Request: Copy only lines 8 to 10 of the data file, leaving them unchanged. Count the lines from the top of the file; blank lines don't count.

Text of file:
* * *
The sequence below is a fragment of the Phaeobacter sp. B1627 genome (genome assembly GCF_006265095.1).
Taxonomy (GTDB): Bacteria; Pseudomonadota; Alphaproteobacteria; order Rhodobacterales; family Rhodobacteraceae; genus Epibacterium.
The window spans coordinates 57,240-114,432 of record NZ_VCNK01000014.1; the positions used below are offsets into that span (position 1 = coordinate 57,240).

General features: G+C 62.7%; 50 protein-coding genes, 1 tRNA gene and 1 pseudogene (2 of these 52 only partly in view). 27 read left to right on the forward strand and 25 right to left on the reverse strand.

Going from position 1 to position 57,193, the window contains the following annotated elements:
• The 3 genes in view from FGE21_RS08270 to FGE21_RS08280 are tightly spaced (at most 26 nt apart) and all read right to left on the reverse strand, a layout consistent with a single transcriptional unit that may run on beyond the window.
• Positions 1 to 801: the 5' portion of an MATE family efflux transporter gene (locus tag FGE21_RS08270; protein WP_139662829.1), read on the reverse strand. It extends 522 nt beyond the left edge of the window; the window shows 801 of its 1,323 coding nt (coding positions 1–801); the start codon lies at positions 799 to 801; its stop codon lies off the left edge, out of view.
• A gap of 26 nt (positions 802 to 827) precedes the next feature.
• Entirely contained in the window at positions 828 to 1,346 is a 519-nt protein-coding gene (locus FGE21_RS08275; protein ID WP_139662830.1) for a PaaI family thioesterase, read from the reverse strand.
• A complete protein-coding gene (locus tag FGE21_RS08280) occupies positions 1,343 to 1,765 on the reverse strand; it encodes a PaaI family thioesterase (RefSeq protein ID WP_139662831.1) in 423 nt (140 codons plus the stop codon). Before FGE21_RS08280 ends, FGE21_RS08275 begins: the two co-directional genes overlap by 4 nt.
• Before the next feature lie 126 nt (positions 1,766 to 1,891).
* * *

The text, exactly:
• A gap of 26 nt (positions 802 to 827) precedes the next feature.
• Entirely contained in the window at positions 828 to 1,346 is a 519-nt protein-coding gene (locus FGE21_RS08275; protein ID WP_139662830.1) for a PaaI family thioesterase, read from the reverse strand.
• A complete protein-coding gene (locus tag FGE21_RS08280) occupies positions 1,343 to 1,765 on the reverse strand; it encodes a PaaI family thioesterase (RefSeq protein ID WP_139662831.1) in 423 nt (140 codons plus the stop codon). Before FGE21_RS08280 ends, FGE21_RS08275 begins: the two co-directional genes overlap by 4 nt.